- Dan Graziano, ESPN Staff Writer
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Count wide receiver Victor Cruz among those who would welcome Mike Sullivan back to the New York Giants' coaching staff as offensive coordinator. Speaking at a promotional event in New York on Wednesday, Cruz disputed the notion that the Giants need major scheme changes on offense and said he thought Sullivan could succeed by putting a fresh face on the same system Kevin Gilbride was running. Per The Star-Ledger:
"I think it’s just his familiarity with our personnel, with our offense, the one we had. Obviously, he’s running a similar offense with Tampa Bay but I’m sure he’ll have some tweaks here or there. I just think we need a refresher, I think, more so than people needing a whole big name. A refreshing face that we know, one we’re all comfortable with, and we can go from there."
Sullivan was fired last week as Tampa Bay's offensive coordinator along with head coach Greg Schiano. Prior to joining Schiano with the Buccaneers, he was the Giants' quarterbacks coach. He was scheduled to interview Wednesday for the offensive coordinator position, as was former Titans offensive coordinator Lowell Doggains. But Sullivan's familiarity with the terminology and principles on which the Giants' offense is based brings up interesting points pro and con about his candidacy.
If you believe, as Cruz does, that the system doesn't need an overhaul but could benefit from a new voice directing it, then Sullivan makes sense. Head coach Tom Coughlin's influence on the offense is significant, and that's not likely to change, so hiring a coordinator who knows how to run what Coughlin likes to run makes sense. Quarterback Eli Manning has operated within that same system since entering the league in 2004, and some have suggested that Manning might not want to change.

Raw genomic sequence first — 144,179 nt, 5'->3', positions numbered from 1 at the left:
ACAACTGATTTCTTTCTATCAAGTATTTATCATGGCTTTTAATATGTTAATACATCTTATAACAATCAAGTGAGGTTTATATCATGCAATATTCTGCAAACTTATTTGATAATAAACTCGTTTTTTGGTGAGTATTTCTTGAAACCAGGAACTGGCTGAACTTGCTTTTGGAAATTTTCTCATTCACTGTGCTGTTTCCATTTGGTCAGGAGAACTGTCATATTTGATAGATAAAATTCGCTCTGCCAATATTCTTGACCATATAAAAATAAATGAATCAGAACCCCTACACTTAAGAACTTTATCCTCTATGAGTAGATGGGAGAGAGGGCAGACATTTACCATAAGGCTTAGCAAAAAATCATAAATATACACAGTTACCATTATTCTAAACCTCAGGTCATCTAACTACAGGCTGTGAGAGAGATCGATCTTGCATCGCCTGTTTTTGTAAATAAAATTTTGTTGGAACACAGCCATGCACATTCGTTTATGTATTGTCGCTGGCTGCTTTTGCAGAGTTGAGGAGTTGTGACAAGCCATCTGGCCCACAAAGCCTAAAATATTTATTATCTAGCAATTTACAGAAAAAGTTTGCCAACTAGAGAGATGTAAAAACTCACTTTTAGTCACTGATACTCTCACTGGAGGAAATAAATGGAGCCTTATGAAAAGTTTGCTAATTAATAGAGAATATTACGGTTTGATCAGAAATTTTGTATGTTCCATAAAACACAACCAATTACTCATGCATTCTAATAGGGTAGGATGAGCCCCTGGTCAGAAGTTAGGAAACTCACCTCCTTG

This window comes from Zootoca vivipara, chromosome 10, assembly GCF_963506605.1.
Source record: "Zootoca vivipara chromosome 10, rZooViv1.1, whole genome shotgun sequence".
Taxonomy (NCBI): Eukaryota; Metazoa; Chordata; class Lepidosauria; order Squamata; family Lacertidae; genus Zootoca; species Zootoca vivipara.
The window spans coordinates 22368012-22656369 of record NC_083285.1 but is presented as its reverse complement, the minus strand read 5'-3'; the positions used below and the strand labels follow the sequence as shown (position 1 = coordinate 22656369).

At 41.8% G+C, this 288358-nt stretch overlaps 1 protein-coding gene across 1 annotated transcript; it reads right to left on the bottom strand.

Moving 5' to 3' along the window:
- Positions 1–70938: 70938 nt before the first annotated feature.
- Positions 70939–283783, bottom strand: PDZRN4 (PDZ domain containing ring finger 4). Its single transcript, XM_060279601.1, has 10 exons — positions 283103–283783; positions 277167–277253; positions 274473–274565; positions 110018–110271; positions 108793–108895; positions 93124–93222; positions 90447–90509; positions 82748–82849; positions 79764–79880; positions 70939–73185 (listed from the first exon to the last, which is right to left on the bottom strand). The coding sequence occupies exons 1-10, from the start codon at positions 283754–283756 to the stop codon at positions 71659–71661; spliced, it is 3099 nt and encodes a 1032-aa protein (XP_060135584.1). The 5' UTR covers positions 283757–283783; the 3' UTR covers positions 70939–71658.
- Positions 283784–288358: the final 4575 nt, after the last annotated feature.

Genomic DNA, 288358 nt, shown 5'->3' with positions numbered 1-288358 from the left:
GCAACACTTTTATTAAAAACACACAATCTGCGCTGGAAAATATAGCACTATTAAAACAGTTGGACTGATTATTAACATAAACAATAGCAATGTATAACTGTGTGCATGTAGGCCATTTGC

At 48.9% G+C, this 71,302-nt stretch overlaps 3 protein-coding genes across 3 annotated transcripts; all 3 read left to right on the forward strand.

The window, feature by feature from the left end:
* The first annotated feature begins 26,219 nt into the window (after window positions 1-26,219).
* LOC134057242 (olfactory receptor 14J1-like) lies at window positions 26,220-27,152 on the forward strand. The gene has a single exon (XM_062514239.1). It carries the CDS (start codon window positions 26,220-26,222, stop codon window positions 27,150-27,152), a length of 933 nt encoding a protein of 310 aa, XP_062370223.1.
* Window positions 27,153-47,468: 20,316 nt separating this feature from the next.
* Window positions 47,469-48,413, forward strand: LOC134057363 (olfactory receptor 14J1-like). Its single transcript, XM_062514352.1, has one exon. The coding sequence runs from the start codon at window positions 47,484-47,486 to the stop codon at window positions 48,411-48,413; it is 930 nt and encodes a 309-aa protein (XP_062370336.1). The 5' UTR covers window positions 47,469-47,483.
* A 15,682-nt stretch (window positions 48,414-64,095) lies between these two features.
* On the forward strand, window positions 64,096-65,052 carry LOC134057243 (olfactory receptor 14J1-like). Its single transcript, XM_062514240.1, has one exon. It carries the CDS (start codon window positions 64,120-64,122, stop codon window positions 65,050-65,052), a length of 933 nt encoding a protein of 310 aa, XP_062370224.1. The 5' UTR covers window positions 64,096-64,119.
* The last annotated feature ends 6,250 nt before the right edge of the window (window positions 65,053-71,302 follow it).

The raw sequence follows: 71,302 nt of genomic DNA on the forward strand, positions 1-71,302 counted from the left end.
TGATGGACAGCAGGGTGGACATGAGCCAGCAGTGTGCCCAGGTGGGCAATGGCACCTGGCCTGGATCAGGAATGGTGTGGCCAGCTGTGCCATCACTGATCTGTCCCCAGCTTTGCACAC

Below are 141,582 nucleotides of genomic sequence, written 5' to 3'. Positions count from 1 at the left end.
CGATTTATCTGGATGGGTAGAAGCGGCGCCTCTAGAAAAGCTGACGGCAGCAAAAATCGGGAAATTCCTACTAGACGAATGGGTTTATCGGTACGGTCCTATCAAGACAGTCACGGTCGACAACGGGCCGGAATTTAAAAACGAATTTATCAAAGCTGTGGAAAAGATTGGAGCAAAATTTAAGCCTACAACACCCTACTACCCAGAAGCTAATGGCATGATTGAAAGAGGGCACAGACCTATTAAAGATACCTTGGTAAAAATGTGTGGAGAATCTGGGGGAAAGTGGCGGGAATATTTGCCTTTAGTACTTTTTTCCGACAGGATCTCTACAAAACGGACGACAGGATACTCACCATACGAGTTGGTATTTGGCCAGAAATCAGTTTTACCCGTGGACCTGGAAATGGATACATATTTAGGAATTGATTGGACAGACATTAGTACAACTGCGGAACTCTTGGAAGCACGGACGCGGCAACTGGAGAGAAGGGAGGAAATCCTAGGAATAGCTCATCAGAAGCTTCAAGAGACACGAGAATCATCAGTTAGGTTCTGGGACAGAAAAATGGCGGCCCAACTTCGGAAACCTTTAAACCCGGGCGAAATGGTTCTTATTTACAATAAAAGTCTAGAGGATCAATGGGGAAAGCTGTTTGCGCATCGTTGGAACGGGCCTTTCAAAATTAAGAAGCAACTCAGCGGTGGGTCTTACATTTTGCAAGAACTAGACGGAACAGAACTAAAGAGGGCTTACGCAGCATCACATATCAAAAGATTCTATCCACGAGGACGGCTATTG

But I'm not sure on that last point. I think there's a chance Manning would welcome a chance to see what he could do in a new scheme after 10 years. There's a possibility that he's plateaued and would benefit from a new challenge, or a system that plays to different strengths of his. If that's the case, and if you agree with what team owner John Mara said last week about the offense being "broken," then you have to wonder whether a greater overhaul is warranted.
Whoever the Giants hire for offensive coordinator will need major personnel upgrades at offensive line, running back, tight end and likely wide receiver in order to succeed. And again, my expectation is that any changes to the scheme will be minor as long as the team remains committed to Coughlin as its head coach, which it does. But it's fair to at least ask the question of whether that's the right way to go.